My love for a more sustainable life has changed me so much. I appreciate so many things I didn’t before like lengthening the life of my old furniture with one of my passions: DIY! Maybe I don’t mention it enough, but I’m such a big fan of upcyling.
If you haven’t tried to revamp any old piece of furniture (remember when I made my own glossier mirror?) I cannot recommend it enough. You will reduce significantly the amount of waste (the planet will thank us) and also will reduce the expenses when we decorate our homes (your wallet will now thank me, lol).
In today’s DIY project, I will show you in this step-by-step guide how to upcycle any table with a modern fluted style, how to cut dowels, and how to stain wood, because I just can’t get enough of this fluted fever lately.
Let’s grab our tools, and let’s do this.
- Old table
- Mini foam paint roller
- White paint
- Measuring tape
- Half round wooden dowels
- Wood filler
- Gloves & goggles
- Wood stain and pre-conditioner
- Mitre saw
- Brad nailer & nails
- Orbital sander & 120 grit sand paper
Tips before you start
Before you tackle any old wooden table, you should check the state of the piece and the material you are working with. If you have an untreated wood (raw) as pine, you don’t need to do much pre-work. Just a light sand will work before painting (yay!).
If you have a piece with treated, painted, melamine, or varnished wood, use a good sandpaper (an orbital sander will be the best bet) to remove the old paint and then a good quality primer before the top coat paint, making sure the colour and finish will last.
If you stain wood, wear rubber gloves and goggles, always protect yourself before starting any DIY project. Investing in a good quality paint brushes, paint rollers and sandpaper will be a must (I learned this the hard way), so don’t cut any budget on tools, you’ll see this in the future.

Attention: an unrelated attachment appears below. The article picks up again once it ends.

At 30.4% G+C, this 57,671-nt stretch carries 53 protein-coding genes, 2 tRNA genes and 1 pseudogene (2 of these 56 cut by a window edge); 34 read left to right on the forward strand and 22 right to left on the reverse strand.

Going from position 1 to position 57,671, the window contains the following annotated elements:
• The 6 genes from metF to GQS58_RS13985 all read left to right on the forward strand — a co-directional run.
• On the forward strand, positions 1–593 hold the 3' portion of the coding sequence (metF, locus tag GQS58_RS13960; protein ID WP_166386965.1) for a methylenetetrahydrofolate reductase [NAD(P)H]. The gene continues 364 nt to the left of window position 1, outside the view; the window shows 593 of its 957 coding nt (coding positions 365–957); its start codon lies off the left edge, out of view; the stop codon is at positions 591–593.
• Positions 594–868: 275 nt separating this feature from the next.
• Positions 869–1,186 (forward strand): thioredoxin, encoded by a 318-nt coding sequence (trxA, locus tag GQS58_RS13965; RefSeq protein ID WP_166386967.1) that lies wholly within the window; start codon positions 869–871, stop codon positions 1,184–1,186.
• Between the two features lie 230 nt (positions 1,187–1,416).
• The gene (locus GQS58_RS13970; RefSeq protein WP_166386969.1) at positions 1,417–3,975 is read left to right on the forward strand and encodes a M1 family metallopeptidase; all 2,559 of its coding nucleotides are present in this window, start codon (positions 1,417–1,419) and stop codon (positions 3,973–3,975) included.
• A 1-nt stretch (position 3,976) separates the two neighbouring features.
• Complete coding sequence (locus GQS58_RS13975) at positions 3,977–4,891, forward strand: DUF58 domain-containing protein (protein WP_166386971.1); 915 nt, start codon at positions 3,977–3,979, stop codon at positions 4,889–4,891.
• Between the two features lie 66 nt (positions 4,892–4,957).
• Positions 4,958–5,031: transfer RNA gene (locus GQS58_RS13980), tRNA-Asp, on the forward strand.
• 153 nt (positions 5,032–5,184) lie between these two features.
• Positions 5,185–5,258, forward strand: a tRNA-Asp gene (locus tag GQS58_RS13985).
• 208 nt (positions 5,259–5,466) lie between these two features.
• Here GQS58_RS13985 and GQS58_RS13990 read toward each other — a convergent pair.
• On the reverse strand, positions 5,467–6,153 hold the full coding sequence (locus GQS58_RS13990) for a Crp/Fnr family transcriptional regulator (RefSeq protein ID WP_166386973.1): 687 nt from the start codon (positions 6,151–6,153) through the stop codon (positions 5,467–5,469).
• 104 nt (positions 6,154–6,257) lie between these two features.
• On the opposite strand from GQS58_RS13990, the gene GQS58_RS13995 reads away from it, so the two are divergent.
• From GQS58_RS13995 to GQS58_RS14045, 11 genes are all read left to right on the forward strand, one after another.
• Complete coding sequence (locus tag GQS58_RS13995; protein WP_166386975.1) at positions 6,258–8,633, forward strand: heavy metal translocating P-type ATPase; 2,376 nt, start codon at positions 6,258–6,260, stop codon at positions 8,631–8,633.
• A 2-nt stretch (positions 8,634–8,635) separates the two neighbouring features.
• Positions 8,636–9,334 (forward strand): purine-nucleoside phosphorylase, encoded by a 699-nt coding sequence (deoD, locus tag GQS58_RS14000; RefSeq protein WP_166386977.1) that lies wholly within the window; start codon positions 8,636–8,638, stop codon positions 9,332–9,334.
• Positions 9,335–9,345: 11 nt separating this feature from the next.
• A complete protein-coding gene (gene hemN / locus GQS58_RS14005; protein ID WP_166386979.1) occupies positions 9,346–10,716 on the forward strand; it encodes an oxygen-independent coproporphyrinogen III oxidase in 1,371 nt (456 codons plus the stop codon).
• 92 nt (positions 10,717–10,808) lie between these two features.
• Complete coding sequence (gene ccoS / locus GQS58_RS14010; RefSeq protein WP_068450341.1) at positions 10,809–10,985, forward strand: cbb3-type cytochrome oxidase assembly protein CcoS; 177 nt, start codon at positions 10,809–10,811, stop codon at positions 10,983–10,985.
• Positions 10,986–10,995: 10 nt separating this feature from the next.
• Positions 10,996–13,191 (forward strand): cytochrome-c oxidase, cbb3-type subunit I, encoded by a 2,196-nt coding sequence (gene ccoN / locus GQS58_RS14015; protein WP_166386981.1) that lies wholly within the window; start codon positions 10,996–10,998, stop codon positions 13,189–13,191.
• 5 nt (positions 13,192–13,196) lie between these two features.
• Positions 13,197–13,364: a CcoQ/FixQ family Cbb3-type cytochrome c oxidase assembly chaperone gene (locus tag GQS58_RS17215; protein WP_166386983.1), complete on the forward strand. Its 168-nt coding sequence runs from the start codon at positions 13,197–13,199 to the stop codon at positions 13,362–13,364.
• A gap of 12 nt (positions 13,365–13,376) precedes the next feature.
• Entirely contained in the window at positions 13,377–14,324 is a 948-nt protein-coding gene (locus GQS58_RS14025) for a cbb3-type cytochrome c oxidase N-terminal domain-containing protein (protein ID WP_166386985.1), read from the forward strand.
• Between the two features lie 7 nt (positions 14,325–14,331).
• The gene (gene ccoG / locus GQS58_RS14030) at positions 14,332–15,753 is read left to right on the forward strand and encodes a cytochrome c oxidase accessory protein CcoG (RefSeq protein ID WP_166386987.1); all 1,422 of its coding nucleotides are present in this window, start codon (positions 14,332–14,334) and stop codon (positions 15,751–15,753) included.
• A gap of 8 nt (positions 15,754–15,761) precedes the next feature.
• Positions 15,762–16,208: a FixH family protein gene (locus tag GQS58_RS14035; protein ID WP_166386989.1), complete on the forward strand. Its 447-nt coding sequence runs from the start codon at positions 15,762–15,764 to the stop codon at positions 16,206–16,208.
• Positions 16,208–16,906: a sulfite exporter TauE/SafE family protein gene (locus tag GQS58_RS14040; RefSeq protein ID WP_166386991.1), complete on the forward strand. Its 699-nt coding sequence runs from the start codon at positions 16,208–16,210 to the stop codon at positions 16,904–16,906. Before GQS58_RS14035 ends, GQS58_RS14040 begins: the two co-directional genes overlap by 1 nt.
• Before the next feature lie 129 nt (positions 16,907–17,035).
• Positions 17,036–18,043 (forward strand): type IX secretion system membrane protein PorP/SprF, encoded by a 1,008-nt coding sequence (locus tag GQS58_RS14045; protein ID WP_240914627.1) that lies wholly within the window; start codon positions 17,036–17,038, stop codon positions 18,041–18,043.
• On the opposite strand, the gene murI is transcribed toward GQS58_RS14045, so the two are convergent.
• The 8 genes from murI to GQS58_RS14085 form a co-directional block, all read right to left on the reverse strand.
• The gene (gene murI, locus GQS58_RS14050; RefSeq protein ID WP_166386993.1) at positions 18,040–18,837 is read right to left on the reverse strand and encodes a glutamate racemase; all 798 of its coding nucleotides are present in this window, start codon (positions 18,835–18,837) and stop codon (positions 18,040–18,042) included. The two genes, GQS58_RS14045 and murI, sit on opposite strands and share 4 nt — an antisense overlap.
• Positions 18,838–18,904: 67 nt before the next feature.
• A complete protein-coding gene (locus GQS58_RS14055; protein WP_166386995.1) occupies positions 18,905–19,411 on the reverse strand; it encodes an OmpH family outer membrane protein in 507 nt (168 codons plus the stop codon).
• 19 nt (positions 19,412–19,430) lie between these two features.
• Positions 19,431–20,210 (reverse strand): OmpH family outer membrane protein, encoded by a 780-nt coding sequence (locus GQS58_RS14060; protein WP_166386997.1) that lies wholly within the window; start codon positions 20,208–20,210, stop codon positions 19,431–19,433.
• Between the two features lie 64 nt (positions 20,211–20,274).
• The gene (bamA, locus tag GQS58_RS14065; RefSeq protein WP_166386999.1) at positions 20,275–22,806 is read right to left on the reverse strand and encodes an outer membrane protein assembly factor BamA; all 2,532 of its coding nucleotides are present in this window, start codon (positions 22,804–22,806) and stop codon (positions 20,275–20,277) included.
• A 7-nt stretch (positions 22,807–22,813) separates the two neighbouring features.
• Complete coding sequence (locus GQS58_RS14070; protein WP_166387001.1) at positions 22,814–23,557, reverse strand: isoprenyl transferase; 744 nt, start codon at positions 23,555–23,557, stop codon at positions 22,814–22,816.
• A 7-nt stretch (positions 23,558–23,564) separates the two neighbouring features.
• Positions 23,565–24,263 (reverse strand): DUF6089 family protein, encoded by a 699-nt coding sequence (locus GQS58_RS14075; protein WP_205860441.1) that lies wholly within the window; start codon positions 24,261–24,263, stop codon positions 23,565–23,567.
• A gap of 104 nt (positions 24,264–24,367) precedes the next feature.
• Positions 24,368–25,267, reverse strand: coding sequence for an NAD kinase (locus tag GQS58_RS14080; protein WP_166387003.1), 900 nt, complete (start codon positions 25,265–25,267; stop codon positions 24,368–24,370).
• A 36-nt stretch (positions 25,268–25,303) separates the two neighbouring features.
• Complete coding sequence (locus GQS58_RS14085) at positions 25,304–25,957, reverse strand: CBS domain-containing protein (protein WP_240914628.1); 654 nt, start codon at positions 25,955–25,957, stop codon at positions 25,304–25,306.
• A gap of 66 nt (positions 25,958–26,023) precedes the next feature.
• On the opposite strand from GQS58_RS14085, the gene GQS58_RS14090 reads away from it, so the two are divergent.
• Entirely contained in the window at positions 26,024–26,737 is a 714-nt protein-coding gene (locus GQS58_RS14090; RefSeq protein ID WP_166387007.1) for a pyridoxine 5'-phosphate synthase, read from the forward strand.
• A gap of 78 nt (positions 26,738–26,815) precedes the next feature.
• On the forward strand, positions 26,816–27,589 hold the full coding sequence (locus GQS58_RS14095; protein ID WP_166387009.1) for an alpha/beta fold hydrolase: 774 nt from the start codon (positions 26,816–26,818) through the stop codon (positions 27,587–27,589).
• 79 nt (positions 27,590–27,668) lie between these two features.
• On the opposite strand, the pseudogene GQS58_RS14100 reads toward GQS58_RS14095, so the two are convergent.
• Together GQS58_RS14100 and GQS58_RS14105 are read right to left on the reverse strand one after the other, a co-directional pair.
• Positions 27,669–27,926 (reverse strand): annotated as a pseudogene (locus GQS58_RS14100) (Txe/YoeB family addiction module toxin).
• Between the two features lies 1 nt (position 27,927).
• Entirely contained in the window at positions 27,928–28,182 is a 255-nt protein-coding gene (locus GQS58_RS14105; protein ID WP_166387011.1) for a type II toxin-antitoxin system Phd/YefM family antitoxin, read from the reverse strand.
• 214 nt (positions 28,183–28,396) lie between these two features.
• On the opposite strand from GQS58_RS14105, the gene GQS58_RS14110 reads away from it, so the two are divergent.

Step One: Let’s cut the dowels to size
I started this project measuring the legs with the measuring tape, that I covered with the fluted design later on. This part was the most expensive one, and to save costs, I planned the design with a baseboard, saving money and material. Using a mitre saw, I cut the dowels to the exact length of the legs and attached one by one with a brad nailer.
Step Two: cut and attach the baseboards
I measured the space I had left in the legs for the baseboard and did a 45 degree cut using my mitre saw (OMG). Next step, making sure the baseboard is levelled and straight, I used clamps and then the brad nailer to finish.
Step three: Fix the imperfections
All the dowels are now up and they look SO pretty, BUT we need to fix all the imperfections, such as covering the nails and any damages or cracks you see on the tabletop with wood filler. Wood filler is a candid material that will dry quickly and will cover all the things you don’t want to show. Grab a pea-size amount of filler and apply on top of the nail you want to cover pressing firmly. Scrape off any excess (very important) and let it set for a few minutes.
Sand off the excess with the orbital sander or a sandpaper, I used a 120 grit for this project.
Step four: Let’s stain the fluted legs
Are you ready to stain our legs? YAY! Before we jump into wood stain, grab a clean cloth and clean the surface, the success of any staining project starts with a clean, dry surface for proper penetration.
I started the staining process using a wood pre-stain conditioner that will help prevent streaks, blotches and will adhere the stain later on. Lightly sand the legs, remove any dust and using a paint brush, apply a thin coat of the pre-conditioner following the direction of the grain. Let it dry for 20 minutes and jump into stain now!
I used a clean cloth to apply the stain into the dowels, working the stain directly into the wood grain, and letting it penetrate for 5 minutes. I removed the excess with a new cloth and let it dry for one hour.
If your table will be exposed to the sun and needs protection, I recommend you to apply two coats of Poly, sanding between the coats with a good quality sand paper.
Step FIve: Paint!
You know paint is the key to my heart, right? After finishing our wood stain, I grabbed some white paint, a mini paint roller and gave my tabletop 2 coats of fresh white paint, looking like a brand new table.
Let the paint dry for at least 2 hours, and voila! You’re ready to show your beautiful new modern fluted table, high five friend!
Here she is! I’m so so in love with this new modern look, I just can’t believe it is the same old table.
Would you try upcycling an old table at home?